The Casual Use of the Terms "ADHD" and "OCD"

Is your life disordered? By that, I mean: Are you unable to function properly? If you are able live a normal life, then you do not have ADHD or OCD, both of which are disorders.

I have noticed a trend recently where an individual will casually and/or jokingly say they have ADHD or OCD. The individual who does this does not have either disorder, nor do they realize the consequences of their actions. ADHD and OCD are medical diagnoses, not descriptions of a personality.

In recent years, tremendous strides have been made in the mental health field. However, these efforts are being thwarted by those who do not take conditions like ADHD and OCD seriously. When people casually refer to themselves as having ADHD and OCD, they minimize the struggles of those who do suffer from these disorders.

The use of the word "suffer" in the previous paragraph is extremely deliberate. What led me to finally seek a diagnosis for ADHD was an incident where I was on the verge of tears, due to my despair over not being able to focus on the activities that mattered most to me. Now that I have officially been diagnosed with ADHD, I understand that my brain does not function and that my inattentiveness is not my fault, but that knowledge does not completely relieve my frustration.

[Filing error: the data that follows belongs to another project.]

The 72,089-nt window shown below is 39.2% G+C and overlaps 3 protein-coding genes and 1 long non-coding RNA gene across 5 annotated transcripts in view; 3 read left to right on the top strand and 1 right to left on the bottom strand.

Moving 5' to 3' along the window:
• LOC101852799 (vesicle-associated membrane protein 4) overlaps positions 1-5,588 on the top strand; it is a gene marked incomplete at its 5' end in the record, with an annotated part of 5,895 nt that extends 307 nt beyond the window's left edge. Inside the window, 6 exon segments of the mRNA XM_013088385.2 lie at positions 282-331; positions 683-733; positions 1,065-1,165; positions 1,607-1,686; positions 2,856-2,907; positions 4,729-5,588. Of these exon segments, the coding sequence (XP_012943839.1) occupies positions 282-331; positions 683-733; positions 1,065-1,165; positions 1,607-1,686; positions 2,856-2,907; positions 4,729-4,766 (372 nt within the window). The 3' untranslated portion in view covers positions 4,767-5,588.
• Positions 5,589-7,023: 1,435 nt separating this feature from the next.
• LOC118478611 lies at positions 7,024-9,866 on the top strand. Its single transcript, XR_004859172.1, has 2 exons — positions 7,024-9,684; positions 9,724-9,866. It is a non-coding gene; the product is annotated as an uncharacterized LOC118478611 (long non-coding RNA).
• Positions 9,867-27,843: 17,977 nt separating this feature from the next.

I do not wish to vilify those who casually use the terms "ADHD" and "OCD." I am not a member of the "Politically Correct Police."  My point is to illustrate that there is a lot of ignorance with regards to mental health issues and that comments like these hurt the efforts of those trying to bring awareness to these issues. There is very little scientists know about ADHD, and when ADHD is treated like a joke, it becomes difficult to organize serious efforts to study and learn more about this disorder.

The comic sentiment surrounding ADHD and OCD and the temptation to use these terms lightly is something I completely understand. I have made jokes using ADHD and OCD and have referred to them casually, without intending to use their literal meaning. The temptation to use OCD lightly is strongest for me when I consider the large amount of attention I give my finger nails and cuticles, as well as my insistence that the table must be set properly. However, if my nails are too long or if the table is not set properly, I can get over it. Someone with OCD cannot. Now that I have an ADHD diagnosis, my eyes are opened to how bothersome it might be to someone with OCD if I were to refer to those patterns of behavior as OCD.

When we use terms flippantly, they begin to lose their meaning. This is clearly the case with ADHD and OCD. When I tell people that I have ADHD, I worry that they might not actually realize I am being serious. People whose lives are disrupted by these disorders already struggle enough. They do not need an additional struggle added on top of their current issues. To make their lives easier, we should all strive to only use the terms "ADHD" and "OCD" to describe ADHD and OCD.


For a lighter look at this issue, watch this video: